Outside expert volunteers like Balukonis and dozens of other volunteers play an essential role each year in putting on the WWW Festival.  They help with everything from setting out hay bales to teaching kids how to use a crosscut saw. MMRG Education Coordinator Kari Lygren wants all volunteers to know how much they are appreciated. “So much of the Festival success depends on volunteers! We can’t thank you all enough, but we’ll show you a little bit of our gratitude at our upcoming Volunteer Appreciation Day in November. Stay tuned for details.”

The WWW Festival is MMRG’s biggest annual outreach event and also serves as a major fundraiser with proceeds supporting the organization’s land conservation and outreach missions. MMRG would like to express thanks to festival underwriters, D. F. Richard Energy, Siemon Company, and BHF/Carl Siemon Family Charitable Trust and to major festival sponsors, Philip Zaeder and Sylvia Thayer, the Hays-Dombrower Family, Norman Vetter Inc. Poured Foundations, Bruce and Jennifer Rich, S&S Plumbing and Heating, Henry and Junko Siemon, Carl and Beth Ann Siemon, and the Wyatt Family; to sponsors Dottie Bean, Charlie Moreno Consulting Forester, Devonshire Realty, Eastern Boats, EOS Research, Frank Massin Agency, Great East Lake Improvement Association, Gene Hays, Milton Veterinary Clinic, Profile Bank, Proulx Oil & Propane, Chuck and Annie Robbins, Beverly Siemon, and Wentworth Hunt Club; as well as to many more co-sponsors and supporters.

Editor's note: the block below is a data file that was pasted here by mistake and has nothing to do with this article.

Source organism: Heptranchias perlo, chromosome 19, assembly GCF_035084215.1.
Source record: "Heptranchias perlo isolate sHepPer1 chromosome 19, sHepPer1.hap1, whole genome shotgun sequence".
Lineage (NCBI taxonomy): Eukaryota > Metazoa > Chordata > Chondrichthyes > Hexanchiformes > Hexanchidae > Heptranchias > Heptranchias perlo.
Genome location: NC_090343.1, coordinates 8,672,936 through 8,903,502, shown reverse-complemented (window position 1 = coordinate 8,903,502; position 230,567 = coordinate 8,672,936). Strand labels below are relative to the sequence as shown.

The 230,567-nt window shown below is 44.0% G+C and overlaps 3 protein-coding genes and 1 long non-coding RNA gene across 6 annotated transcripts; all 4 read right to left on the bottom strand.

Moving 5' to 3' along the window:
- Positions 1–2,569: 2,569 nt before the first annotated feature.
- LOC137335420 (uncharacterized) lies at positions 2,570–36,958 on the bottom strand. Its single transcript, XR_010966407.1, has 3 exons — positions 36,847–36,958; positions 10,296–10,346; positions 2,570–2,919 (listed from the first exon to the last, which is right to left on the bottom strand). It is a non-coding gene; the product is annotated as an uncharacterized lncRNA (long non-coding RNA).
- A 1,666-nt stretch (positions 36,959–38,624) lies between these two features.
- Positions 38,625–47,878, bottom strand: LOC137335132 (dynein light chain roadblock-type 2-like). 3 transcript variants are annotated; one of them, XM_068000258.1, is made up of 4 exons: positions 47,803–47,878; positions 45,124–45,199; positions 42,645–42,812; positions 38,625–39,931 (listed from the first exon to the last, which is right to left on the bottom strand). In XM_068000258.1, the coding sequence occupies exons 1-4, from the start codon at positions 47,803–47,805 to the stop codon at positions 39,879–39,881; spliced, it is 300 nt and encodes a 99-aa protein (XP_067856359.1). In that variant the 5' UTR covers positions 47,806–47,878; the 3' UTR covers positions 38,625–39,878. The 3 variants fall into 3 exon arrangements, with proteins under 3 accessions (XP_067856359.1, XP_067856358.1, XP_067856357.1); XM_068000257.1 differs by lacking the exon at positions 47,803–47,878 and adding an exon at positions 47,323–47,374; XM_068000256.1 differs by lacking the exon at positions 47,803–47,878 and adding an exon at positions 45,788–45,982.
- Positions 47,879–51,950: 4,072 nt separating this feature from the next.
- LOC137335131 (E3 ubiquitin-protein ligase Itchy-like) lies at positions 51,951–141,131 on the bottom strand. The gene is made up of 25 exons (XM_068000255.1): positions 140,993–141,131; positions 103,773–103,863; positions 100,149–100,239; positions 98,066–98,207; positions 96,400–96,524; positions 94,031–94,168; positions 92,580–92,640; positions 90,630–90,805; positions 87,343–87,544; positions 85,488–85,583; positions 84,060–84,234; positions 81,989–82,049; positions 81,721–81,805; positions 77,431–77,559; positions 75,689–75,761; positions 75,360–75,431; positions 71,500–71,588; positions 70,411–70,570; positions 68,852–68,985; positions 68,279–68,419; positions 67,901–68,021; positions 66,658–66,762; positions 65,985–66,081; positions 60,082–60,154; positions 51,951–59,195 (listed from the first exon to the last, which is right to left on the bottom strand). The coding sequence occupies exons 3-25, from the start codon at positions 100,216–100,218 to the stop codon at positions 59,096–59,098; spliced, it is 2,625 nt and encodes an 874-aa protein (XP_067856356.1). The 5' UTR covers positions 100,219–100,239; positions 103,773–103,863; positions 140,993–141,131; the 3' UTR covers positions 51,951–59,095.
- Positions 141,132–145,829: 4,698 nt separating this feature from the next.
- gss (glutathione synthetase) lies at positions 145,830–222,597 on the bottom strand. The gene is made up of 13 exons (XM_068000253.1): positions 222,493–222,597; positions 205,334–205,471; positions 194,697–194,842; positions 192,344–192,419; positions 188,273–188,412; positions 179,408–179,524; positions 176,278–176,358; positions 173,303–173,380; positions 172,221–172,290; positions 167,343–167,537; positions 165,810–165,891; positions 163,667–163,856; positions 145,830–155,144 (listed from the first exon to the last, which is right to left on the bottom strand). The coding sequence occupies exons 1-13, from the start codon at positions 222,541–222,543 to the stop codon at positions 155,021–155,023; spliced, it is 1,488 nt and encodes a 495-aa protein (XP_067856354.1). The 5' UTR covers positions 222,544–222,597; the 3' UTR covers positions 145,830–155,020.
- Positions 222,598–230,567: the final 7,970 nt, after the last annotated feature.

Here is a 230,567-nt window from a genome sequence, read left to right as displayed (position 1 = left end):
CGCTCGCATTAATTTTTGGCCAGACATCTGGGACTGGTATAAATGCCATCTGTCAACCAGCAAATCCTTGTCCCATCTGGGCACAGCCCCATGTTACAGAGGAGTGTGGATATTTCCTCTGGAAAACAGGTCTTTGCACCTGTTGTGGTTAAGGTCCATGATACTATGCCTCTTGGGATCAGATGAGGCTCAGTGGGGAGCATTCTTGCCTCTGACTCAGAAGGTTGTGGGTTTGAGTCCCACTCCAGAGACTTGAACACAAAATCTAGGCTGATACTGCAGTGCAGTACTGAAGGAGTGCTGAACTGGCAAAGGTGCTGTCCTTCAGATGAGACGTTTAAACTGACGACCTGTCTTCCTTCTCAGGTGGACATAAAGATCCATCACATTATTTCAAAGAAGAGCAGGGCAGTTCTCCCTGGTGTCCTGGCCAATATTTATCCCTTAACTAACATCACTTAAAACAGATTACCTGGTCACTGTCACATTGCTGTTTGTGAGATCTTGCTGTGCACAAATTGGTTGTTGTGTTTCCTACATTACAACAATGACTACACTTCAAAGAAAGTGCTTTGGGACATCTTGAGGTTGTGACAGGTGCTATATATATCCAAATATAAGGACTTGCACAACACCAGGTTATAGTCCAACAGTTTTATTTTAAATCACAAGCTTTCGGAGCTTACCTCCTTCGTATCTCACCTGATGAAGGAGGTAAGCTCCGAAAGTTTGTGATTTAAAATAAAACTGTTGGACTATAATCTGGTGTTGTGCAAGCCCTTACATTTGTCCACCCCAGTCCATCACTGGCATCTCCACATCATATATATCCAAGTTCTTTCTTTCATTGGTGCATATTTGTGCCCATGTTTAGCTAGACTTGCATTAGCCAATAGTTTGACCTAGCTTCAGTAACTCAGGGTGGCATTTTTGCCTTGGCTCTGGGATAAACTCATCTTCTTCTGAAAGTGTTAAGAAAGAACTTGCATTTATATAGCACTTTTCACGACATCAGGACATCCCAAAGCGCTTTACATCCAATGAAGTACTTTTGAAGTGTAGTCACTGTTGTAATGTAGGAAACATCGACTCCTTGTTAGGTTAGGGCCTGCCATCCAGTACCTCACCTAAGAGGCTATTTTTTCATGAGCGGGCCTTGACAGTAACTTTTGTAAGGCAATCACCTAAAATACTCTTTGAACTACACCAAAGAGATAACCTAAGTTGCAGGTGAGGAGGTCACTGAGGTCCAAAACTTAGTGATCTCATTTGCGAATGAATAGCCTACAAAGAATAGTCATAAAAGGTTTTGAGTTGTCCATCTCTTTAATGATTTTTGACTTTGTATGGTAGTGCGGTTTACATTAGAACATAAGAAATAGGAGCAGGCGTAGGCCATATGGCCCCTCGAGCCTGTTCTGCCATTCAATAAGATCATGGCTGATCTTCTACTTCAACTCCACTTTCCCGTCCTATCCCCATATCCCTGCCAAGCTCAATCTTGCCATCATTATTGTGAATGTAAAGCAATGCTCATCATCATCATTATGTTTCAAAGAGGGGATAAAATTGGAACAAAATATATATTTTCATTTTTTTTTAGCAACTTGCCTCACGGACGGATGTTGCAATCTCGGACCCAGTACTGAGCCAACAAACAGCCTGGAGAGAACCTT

Moose Mountains Regional Greenway is a non-profit land trust serving Brookfield, Farmington, Middleton, Milton, New Durham, Wakefield, and Wolfeboro (see www.mmrg.info). Branch Hill Farm/Carl Siemon Family Charitable Trust is a private operating foundation (see www.branchhillfarm.org).

 

A boy gets help sawing a pine log

A young girl learns to walk a log at ‘Nature’s Playground’